By Suzannah Young
Despite what it may look like at first glance, “defund the police” does not literally mean defund the police.
“A lot of people think defunding the police means to get rid of the police but that's not what it means,” said Charles Bell, a graduate assistant for Barry intramurals and panelist on the Deliberative Dialogue forum “Why Race Matters.”
“It’s not so much about not giving money to the police, but instead around reallocating that money to areas that are better fit to serve and protect people,” he said.
According to The Cut, the style section of New York magazine, ‘defund’ in the 2020 call-to-action means to ‘reduce’ and ‘reallocate.’
It means to reduce the amount of government money spent on the police force and reallocate that money to social services that prevent crime and enhance the community.
Although defunding the police gained national attention through increased media coverage this year as it became a focal point of the Black Lives Matter movement, the notion has actually been around for quite some time.
“The term defund the police has been around since the 90’s, but Malcolm X was saying the same thing during the civil rights movement,” Bell said.
According to an article from Politico, the idea for the abolishment of the police began as an offshoot of W.E.B. DuBois’ prison abolition movement.
An article from Dispatch explains abolitionist theory as the way that the framework of policing and incarceration in the United States “makes up a complex system of social control and domination and is therefore both unnecessary and actively oppressive.”
As the prison abolition movement grew in the ‘80s and ‘90s, two prominent black female activists at the time - Angela Davis and Ruth Wilson Gilmore – further developed the idea to encompass policing, which eventually led to the contemporary movement of “defund the police.”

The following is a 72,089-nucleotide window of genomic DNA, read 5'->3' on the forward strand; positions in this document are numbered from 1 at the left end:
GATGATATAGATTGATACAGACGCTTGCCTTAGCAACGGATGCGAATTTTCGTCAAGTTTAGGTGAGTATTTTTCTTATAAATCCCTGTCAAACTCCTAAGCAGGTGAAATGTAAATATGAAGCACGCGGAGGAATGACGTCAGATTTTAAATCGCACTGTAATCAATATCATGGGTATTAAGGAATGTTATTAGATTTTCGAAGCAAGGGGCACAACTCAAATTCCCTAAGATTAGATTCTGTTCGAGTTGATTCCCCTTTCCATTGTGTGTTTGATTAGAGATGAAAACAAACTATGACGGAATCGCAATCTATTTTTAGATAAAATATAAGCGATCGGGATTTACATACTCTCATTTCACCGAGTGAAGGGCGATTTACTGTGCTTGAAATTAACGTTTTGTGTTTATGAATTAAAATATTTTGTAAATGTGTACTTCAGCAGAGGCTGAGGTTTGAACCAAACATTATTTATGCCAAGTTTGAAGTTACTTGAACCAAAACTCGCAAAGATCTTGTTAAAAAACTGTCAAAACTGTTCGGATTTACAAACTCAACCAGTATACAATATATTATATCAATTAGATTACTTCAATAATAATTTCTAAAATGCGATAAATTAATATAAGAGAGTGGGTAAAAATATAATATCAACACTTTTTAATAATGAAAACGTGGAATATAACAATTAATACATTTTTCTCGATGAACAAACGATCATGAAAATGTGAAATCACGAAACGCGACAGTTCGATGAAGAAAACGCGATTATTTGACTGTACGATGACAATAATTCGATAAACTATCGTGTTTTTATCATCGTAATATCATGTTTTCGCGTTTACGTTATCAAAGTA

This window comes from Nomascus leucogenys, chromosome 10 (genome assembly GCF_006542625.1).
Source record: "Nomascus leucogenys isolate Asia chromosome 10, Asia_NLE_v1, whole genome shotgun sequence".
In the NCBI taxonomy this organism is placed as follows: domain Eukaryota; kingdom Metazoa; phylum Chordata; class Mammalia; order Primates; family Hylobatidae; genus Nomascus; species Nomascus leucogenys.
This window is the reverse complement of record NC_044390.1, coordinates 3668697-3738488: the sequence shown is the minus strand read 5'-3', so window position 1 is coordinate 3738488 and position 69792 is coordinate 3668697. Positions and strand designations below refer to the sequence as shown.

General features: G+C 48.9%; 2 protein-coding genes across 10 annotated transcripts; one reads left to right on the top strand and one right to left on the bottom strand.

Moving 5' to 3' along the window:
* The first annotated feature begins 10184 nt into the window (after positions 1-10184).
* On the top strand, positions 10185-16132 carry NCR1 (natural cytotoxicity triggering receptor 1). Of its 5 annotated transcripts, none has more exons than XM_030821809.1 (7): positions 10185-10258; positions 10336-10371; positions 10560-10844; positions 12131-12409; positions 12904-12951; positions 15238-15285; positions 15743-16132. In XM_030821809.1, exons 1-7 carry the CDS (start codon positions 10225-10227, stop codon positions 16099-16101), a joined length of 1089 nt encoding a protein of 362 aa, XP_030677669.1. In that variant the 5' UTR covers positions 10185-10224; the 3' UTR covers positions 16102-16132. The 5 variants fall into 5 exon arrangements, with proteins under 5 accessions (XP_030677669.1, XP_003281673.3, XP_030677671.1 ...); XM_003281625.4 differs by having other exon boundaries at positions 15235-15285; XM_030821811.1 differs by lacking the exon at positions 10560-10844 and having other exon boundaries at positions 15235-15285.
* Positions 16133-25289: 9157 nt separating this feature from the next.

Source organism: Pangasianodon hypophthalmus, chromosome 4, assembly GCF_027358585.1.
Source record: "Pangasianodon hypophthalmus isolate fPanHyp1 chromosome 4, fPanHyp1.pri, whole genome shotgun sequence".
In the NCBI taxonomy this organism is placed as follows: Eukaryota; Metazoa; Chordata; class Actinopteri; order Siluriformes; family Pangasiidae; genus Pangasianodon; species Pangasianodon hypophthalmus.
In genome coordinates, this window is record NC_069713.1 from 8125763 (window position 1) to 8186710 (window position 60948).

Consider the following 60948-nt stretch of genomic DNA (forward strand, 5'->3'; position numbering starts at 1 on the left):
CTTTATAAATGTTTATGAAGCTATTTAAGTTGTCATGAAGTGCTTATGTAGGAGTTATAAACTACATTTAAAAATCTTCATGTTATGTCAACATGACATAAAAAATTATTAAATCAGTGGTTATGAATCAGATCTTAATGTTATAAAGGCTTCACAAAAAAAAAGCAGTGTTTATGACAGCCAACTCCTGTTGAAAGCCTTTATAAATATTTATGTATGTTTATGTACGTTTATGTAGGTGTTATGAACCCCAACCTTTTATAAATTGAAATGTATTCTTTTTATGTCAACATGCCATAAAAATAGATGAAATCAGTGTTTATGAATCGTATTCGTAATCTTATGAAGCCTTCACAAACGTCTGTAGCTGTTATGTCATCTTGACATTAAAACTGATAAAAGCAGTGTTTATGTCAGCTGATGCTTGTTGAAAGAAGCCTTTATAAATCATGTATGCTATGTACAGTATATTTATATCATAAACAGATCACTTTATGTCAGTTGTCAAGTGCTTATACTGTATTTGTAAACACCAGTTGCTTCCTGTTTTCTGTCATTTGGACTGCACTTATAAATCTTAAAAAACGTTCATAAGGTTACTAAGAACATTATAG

The motion to defund the police really started moving forward. However, immediately following the murder of George Floyd, protestors in Minneapolis started to be more adamant in their demand for change.
In an article published by Bloomberg Businessweek comparing data collected from both the U.S. Census and FBI, investments in policing in the U.S. have almost tripled since 1977, increasing from about $42 billion to almost $115 billion.
“We need more social workers and better education. The money should go toward social workers, counselors and especially teachers,” said Bell.
To add insult to injury, despite the increase in funding, trends actually show an increase in crime rates.
Amanda Knight, a co-facilitator at Barry’s deliberative dialogue forum “Why Race Matters,” explained how this phenomenon has been reflected in our society.